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Supraophthalmic carotid infusion for recurrent glioma rationale technique and preliminary results for cisplatin and 1 3 bis 2 chloroethyl 1 nitrosourea


Journal of Neuro-Oncology 3(1): 5-12
Supraophthalmic carotid infusion for recurrent glioma rationale technique and preliminary results for cisplatin and 1 3 bis 2 chloroethyl 1 nitrosourea
The chemotherapeutic agents 1-3 bis(2-chloroethyl)-1-nitrosourea (BCNU) and cis-diamminedichloroplatinum (II) (cisplatin) have both shown activity against malignant glioma, especially when given by arterial infusion. The combination of these agents given by this method is logical because their individual major toxicities are directed at different organ systems and differences in restriction by the blood-brain barrier. Both agents are toxic to the eye and infusion of both agents simultaneously into the internal carotid artery would deliver doses of the drug to the eye which should be associated with an unacceptable level of ocular toxicity. A technique was developed utilizing a flexible flow-directed catheter with a tip which is manipulated by hydraulic forces for delivery of the drug into the intracranial carotid artery above the origin of the ophthalmic artery, thus sparing the eye from the high concentration of drug during the 1st pass through the arterial circulation. In 13 patients with recurrent malignant glioma treated by arterial infusion of both agents (cisplatin 150-200 mg, BCNU 300 mg fixed dose), there has been no damage to the ipsilateral eye. Preliminary results of treatment appear to be good, with definite tumor regression following arterial infusion in 10 of 12 radiographically evaluable cases. Median survival to date is 11 mo. with 3 patients still surviving. The longest survival is 24 mo. The supraophthalmic infusion technique protects the eye and the combination of drugs given by arterial infusion produces a high tumor response rate.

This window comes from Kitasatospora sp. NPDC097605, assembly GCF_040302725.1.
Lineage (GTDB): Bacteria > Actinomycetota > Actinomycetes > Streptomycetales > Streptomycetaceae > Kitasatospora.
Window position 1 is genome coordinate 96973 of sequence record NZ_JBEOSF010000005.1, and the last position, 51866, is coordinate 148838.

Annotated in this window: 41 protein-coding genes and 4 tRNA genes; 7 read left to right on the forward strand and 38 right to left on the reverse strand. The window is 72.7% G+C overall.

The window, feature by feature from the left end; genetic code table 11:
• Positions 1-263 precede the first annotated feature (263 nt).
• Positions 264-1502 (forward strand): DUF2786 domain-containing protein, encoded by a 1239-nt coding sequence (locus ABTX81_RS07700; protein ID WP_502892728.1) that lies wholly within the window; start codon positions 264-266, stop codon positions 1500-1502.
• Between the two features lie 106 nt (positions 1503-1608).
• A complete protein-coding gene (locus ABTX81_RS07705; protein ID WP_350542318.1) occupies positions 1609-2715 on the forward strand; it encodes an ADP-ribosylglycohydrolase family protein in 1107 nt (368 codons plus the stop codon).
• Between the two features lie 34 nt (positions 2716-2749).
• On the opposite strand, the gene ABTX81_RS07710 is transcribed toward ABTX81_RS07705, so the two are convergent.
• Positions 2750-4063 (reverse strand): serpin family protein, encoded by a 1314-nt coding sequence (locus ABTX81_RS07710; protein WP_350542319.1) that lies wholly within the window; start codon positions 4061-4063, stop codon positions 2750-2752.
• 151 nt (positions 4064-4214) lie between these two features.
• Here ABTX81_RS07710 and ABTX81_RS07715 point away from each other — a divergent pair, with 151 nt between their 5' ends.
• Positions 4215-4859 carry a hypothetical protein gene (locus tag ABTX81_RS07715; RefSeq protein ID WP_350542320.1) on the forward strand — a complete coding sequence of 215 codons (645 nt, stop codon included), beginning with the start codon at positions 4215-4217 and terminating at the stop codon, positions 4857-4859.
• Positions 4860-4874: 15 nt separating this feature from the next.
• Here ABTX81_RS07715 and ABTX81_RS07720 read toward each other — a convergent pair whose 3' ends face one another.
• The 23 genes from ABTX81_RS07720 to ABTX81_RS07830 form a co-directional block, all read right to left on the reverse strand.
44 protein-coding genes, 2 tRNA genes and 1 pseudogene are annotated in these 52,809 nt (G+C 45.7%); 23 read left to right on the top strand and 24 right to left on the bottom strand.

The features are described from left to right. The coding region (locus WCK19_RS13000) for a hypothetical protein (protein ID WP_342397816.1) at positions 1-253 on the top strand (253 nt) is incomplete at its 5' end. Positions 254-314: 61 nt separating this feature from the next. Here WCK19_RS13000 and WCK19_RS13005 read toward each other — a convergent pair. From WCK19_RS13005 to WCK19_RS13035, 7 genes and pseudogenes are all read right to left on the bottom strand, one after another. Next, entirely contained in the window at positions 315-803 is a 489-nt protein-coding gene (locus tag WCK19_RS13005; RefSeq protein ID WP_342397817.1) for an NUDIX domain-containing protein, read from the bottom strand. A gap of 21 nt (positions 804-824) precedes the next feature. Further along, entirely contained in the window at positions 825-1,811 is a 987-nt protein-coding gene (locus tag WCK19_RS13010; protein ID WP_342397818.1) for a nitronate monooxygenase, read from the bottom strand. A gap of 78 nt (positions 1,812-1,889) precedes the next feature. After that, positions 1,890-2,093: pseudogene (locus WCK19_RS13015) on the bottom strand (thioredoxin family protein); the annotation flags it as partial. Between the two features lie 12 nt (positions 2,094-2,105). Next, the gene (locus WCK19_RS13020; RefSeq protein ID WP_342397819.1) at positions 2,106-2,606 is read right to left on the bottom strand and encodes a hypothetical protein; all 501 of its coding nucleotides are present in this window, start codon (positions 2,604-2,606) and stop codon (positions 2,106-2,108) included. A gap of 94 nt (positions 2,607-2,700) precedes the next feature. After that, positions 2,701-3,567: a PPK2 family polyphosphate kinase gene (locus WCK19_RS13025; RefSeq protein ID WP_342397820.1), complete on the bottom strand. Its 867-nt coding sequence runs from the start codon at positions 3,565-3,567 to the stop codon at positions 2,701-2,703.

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Accession: 006546107



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